Space and Holograms and Black Holes …Oh My!

I’ve always held firmly to the idea that just because something you believe cannot be proven by science doesn’t mean you should change your mind about it.  But, I have to say that, occasionally, it’s nice to get some confirmation from the scientists. This is one of those times.

I recently showed my chemistry class a Nova program, “Fabric of the Cosmos,” featuring Brian Greene (the physicist who gave us string theory). It was entitled “Space” and the upshot was that space was not the vacuum we thought it was. (By the way, this and what follows is not news to any student of non-dualitybut I digress.)  Turns out that space is teeming with energy or ‘activity’ as is the so-called “empty space” that comprises the atom.  My students were fine with all that, except when it came to the end of the show where it was suggested that physicists are now thinking that the universe is a hologram. Seems it has something to do with newly discovered properties of black holes. There was an audible silence after the show as they digested what they had just heard.  The idea is difficult to wrap your brain around. The implications are even more difficult to verbalize.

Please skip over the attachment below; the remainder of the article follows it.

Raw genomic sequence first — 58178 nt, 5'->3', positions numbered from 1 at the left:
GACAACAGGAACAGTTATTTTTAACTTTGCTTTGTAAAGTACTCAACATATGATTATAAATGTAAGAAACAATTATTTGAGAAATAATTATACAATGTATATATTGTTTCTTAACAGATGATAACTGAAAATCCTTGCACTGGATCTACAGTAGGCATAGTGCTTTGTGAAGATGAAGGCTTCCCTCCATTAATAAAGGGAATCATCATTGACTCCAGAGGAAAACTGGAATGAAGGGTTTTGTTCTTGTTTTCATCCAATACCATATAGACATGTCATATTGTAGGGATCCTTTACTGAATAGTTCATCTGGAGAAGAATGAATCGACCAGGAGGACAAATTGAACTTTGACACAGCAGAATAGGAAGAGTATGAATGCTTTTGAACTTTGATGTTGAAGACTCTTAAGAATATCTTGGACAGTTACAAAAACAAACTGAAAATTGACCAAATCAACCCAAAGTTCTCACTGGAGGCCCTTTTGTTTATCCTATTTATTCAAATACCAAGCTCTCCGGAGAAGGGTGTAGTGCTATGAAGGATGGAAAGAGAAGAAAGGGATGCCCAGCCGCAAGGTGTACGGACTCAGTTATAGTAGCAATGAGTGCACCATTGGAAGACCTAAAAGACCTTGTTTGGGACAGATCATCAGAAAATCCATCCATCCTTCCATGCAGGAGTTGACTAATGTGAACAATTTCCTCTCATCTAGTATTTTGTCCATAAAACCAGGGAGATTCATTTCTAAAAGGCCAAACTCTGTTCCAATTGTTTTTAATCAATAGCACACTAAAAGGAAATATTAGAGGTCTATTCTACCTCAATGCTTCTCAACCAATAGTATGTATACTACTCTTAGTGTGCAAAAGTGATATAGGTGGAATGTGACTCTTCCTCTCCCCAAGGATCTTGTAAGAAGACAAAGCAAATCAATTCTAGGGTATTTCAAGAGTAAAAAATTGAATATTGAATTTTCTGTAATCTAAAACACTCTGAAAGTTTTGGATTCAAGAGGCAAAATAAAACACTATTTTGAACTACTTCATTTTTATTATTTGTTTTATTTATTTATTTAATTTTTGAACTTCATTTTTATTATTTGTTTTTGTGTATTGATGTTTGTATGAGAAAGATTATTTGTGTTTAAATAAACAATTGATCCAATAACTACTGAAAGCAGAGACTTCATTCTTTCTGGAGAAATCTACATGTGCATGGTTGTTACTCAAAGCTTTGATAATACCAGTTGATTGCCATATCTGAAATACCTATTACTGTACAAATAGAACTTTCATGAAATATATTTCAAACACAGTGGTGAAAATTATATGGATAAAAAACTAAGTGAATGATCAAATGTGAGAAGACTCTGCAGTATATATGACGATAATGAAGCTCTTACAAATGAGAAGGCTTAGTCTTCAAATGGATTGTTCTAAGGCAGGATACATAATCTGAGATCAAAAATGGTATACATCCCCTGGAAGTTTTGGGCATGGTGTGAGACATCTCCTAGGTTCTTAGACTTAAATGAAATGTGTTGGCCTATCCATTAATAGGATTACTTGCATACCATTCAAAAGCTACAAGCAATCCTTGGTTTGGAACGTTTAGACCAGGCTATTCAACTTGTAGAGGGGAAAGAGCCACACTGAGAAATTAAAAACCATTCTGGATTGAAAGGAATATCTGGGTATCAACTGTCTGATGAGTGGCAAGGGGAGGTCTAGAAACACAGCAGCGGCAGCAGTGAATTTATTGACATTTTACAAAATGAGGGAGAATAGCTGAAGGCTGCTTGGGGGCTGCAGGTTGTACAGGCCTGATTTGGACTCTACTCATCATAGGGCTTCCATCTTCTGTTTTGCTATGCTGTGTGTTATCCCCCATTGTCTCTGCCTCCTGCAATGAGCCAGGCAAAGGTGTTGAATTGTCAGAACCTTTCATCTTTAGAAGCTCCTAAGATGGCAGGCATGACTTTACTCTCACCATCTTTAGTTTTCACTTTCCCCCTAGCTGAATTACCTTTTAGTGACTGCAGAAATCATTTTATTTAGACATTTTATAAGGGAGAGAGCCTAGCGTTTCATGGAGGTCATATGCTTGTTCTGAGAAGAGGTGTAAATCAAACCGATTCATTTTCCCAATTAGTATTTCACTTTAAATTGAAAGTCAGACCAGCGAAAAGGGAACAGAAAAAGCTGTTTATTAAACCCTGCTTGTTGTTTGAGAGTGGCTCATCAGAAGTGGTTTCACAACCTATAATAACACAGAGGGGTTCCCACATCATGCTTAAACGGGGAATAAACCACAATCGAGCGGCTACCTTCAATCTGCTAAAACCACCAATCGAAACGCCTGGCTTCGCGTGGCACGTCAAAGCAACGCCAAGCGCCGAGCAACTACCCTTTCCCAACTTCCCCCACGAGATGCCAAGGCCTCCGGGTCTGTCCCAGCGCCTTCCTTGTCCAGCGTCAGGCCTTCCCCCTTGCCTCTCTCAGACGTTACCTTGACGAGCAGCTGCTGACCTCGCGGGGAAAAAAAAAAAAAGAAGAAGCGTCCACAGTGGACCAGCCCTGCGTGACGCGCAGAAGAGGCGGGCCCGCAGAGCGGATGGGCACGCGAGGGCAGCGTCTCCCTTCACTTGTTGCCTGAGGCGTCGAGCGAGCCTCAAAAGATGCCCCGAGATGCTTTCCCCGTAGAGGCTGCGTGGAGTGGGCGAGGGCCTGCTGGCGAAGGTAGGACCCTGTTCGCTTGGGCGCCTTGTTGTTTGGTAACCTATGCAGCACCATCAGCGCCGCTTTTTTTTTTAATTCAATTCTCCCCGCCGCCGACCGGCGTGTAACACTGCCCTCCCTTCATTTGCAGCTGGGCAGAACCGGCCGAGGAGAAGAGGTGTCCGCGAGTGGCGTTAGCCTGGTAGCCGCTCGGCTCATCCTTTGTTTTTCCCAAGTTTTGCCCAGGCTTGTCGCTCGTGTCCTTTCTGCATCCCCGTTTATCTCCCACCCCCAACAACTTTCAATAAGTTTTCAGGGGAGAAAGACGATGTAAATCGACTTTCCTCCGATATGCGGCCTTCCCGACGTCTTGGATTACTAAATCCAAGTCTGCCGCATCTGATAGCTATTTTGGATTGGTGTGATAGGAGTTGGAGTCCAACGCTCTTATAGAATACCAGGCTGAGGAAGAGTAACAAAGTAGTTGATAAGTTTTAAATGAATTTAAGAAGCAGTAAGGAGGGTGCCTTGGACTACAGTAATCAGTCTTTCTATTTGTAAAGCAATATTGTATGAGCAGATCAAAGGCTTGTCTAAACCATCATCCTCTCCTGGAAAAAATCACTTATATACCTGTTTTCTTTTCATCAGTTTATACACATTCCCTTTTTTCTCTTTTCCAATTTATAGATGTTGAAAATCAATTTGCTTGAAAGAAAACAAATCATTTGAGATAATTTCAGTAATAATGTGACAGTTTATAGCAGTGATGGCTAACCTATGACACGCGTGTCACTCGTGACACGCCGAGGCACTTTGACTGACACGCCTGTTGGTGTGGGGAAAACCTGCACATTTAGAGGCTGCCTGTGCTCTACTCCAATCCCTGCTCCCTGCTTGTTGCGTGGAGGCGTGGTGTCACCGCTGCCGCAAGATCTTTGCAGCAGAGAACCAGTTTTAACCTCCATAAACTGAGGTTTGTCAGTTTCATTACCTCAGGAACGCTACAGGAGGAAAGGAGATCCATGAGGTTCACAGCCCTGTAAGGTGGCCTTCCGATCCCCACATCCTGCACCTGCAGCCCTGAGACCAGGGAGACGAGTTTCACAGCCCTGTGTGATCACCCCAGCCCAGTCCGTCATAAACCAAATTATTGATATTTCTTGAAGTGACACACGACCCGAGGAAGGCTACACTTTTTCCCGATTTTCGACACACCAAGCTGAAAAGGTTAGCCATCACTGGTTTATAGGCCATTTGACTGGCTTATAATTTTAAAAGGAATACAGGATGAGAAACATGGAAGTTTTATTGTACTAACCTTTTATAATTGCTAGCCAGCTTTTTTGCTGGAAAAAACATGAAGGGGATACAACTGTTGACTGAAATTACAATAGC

For me – I was thrilled. I’ve written about this idea, on this blog, based on Michael Talbot’s work, The Holographic Universe, which was published back in 1991. This blog entry was taken from a larger piece I wrote, published in November 2007 in the Aquarius (a newspaper published in Atlanta). You can check that out in their archives here.

These times we are living in reminds me of the early years of the 20th century when science was exploding with all the new ideas put forth by Einstein, Max Planck, Niels Bohr etc. Quantum mechanics was born during that exciting time and changed how we view the world. I feel that we are on the precipice of a similar radical revision of our view of reality. I felt it back in the early ‘90’s when I read about the work of physicist David Bohm, who is mentioned in Talbot’s work. That was also around the time I read Fritjof Capra’s “Tao of Physics.”

Ideas that have been discussed and bandied about outside of the mainstream over the past few decades are now suddenly being hailed as “new” discoveries. I applaud those men and women who risked and endured being ridiculed and laughed at in order to present the world with other possibilities. In the words of Epictetus, “If you want to improve, be content to be thought foolish and stupid.”

Advertisements

Ocean of Consciousness